Conquest of the Old Northwest - James Baldwin
This book is the second part of Baldwin's history of the discovery and settlement of the Ohio Valley. It begins with an overview of the rival claims between the French and English. Although most of the earliest settlers were French, by the end of the 18th century England became predominant. Introduces lesser known French and English heroes of the region, such as Juchereau, Vincennes, Joncaire, Carver, and Clark, as well as the predominant Indian chiefs of the era.
MAP SHOWING THE OLD NORTHWESET AND ITS BOUNDARIES AT THE PRESENT TIME.
While every American is familiar with the events connected with the discovery and colonization of the eastern shores of our country, the history of the Old Northwest that magnificent section of our country lying west of the Alleghanies and bounded by the Mississippi, the Ohio, and the Great Lakes—is comparatively unknown. It has a history as varied, as interesting, and as important as that of any other portion of the North American continent, and yet few persons realize the extent to which the events attending its early exploration, its conquest, and its settlement have determined the destiny of our country as a whole.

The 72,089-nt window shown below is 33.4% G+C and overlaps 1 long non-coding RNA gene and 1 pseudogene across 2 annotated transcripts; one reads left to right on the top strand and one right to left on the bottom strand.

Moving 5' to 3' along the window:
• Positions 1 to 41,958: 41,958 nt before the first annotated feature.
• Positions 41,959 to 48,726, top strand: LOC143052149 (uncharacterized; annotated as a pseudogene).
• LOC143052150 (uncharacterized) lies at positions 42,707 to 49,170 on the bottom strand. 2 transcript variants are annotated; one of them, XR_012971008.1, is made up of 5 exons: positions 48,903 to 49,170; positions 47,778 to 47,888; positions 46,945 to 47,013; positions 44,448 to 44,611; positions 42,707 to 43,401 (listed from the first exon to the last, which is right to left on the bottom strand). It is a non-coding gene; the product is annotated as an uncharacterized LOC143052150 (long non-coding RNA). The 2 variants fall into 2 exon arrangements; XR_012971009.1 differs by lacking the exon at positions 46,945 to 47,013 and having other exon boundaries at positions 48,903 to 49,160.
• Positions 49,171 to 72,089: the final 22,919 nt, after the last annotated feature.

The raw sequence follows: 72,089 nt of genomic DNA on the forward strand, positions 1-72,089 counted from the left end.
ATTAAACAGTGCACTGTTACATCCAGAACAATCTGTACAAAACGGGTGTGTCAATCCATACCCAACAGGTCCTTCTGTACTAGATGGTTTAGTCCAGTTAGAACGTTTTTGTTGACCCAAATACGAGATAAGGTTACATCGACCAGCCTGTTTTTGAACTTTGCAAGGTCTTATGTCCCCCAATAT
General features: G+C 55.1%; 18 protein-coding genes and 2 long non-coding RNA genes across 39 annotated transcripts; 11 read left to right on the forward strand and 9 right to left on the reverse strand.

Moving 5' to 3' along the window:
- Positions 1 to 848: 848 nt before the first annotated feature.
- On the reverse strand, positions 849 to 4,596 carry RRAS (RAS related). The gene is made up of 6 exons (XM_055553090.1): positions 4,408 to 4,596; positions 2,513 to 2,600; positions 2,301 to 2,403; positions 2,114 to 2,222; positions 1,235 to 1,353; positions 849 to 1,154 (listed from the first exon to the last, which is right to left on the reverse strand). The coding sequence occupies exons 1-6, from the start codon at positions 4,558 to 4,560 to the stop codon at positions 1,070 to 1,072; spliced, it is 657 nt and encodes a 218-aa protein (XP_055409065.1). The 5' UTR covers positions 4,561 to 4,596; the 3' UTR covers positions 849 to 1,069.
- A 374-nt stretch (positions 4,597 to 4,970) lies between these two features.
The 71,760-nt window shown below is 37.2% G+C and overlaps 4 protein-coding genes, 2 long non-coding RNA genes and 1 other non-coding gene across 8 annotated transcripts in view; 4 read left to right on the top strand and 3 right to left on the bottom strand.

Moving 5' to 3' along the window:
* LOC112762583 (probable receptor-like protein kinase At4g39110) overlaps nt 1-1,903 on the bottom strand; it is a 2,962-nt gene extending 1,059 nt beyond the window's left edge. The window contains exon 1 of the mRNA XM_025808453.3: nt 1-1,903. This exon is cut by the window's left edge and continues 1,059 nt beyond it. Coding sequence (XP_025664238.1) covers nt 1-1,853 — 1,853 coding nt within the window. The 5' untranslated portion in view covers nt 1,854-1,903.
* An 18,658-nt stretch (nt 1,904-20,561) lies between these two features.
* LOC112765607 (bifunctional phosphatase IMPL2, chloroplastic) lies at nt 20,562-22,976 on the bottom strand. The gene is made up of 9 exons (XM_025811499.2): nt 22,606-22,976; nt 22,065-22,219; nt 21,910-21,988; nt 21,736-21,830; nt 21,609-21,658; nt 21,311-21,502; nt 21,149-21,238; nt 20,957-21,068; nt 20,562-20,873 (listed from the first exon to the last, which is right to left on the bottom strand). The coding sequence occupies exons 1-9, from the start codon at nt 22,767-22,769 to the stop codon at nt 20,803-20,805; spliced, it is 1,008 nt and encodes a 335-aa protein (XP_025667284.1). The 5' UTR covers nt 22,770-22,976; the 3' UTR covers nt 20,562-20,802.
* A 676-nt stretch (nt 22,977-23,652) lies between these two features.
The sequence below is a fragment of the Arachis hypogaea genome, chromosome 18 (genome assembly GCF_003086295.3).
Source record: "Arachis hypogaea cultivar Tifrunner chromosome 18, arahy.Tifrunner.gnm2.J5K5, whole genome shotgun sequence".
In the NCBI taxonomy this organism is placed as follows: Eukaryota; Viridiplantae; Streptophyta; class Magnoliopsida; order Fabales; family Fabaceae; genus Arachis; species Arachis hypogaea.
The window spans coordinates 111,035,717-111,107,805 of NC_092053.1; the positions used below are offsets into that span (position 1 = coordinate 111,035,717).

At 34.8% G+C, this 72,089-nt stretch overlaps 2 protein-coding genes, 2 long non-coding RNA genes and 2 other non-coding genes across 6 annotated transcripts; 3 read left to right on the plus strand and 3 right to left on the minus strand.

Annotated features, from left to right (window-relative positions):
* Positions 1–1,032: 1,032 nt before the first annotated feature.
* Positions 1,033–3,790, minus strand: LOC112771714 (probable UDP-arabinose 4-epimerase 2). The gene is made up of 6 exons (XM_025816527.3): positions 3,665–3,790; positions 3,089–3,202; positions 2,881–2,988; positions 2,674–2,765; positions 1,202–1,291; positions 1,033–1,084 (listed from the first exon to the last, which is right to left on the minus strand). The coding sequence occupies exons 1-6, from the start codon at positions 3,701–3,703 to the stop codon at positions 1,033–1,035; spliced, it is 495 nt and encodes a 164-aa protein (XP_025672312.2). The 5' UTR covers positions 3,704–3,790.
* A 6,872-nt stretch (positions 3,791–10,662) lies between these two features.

So far as is known to the writer, no attempt has hitherto been made to relate the story of these events in a connected order, free from extraneous details and adapted to the comprehension and tastes of younger readers. Park-man, in his monumental series of historical narratives, has told this story in connection with many others having but slight relation to the Old Northwest; Justin Winsor, in his very scholarly volumes relating to the French regime in America, has done the same. But the works of these writers are too voluminous for general readers, and being designed for mature thinkers they fail to be attractive to the majority of young people just beginning to acquire a taste for historical reading. The author of this volume, while indebted to Winsor and Parkman and many other writers for the facts which he relates, has followed his own method of telling the story, keeping always in mind as the central thought the discovery and development of the Old Northwest and its final conquest for freedom and civilization. He has not attempted a complete history, but rather a connected series of sketches, selecting from the very large number of events and incidents that might have been related those which seemed to him most necessary to the interest and the continuous unfolding of the narrative.
Although this volume and its companion, The Discovery of the Old Northwest, are each supplementary to the other, yet each relates its own story and is complete in itself. The one covers a period of two hundred years, from Jacques Cartier (1535) to the completion of the French colonization of the Old Northwest. The other continues the story for another hundred years, ending with the last struggle, in that region, between the forces of barbarism and civilization (1832) and the completion of the American conquest.